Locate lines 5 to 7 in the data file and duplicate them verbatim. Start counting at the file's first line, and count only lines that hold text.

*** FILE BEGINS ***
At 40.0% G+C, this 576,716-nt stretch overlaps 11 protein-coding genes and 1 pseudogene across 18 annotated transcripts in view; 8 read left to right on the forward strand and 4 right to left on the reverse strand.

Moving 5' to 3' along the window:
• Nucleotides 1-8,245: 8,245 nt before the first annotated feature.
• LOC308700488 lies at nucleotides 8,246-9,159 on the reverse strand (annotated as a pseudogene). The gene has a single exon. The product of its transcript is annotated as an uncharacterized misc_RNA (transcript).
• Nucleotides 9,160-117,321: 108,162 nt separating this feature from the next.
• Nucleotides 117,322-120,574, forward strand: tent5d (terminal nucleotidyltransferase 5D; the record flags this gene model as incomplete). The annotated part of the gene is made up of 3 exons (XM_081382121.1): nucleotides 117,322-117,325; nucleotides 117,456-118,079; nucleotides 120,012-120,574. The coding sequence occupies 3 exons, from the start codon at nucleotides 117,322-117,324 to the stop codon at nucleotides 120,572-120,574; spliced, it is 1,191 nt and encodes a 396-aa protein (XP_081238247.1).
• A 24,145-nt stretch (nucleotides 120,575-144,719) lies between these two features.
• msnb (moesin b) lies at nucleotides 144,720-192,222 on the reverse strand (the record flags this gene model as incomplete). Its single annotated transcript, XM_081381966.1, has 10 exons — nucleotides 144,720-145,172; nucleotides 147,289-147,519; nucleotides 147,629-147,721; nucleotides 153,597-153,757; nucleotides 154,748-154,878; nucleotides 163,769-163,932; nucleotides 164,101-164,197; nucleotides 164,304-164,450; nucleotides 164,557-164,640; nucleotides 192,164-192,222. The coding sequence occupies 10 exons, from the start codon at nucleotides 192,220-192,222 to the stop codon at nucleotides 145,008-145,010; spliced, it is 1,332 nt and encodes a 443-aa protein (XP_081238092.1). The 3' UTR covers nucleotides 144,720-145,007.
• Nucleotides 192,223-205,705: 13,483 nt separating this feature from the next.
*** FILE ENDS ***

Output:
• Nucleotides 9,160-117,321: 108,162 nt separating this feature from the next.
• Nucleotides 117,322-120,574, forward strand: tent5d (terminal nucleotidyltransferase 5D; the record flags this gene model as incomplete). The annotated part of the gene is made up of 3 exons (XM_081382121.1): nucleotides 117,322-117,325; nucleotides 117,456-118,079; nucleotides 120,012-120,574. The coding sequence occupies 3 exons, from the start codon at nucleotides 117,322-117,324 to the stop codon at nucleotides 120,572-120,574; spliced, it is 1,191 nt and encodes a 396-aa protein (XP_081238247.1).
• A 24,145-nt stretch (nucleotides 120,575-144,719) lies between these two features.